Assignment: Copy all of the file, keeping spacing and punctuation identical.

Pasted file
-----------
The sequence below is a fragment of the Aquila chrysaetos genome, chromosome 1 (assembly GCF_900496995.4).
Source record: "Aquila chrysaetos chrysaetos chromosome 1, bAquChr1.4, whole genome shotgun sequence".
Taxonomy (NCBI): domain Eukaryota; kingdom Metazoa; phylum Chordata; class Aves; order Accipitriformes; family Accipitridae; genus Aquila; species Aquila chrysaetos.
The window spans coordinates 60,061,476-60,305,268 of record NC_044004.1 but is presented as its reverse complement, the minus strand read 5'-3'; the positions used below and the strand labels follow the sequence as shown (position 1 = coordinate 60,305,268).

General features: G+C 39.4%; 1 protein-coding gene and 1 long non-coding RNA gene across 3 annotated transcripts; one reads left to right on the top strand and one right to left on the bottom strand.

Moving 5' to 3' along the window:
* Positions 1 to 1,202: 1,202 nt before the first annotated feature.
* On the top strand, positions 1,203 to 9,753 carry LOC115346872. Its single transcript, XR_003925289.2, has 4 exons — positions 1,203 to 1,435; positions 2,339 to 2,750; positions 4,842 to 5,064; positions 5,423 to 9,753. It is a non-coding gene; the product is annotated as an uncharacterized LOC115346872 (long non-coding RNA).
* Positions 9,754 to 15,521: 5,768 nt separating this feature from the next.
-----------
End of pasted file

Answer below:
The sequence below is a fragment of the Aquila chrysaetos genome, chromosome 1 (assembly GCF_900496995.4).
Source record: "Aquila chrysaetos chrysaetos chromosome 1, bAquChr1.4, whole genome shotgun sequence".
Taxonomy (NCBI): domain Eukaryota; kingdom Metazoa; phylum Chordata; class Aves; order Accipitriformes; family Accipitridae; genus Aquila; species Aquila chrysaetos.
The window spans coordinates 60,061,476-60,305,268 of record NC_044004.1 but is presented as its reverse complement, the minus strand read 5'-3'; the positions used below and the strand labels follow the sequence as shown (position 1 = coordinate 60,305,268).

General features: G+C 39.4%; 1 protein-coding gene and 1 long non-coding RNA gene across 3 annotated transcripts; one reads left to right on the top strand and one right to left on the bottom strand.

Moving 5' to 3' along the window:
* Positions 1 to 1,202: 1,202 nt before the first annotated feature.
* On the top strand, positions 1,203 to 9,753 carry LOC115346872. Its single transcript, XR_003925289.2, has 4 exons — positions 1,203 to 1,435; positions 2,339 to 2,750; positions 4,842 to 5,064; positions 5,423 to 9,753. It is a non-coding gene; the product is annotated as an uncharacterized LOC115346872 (long non-coding RNA).
* Positions 9,754 to 15,521: 5,768 nt separating this feature from the next.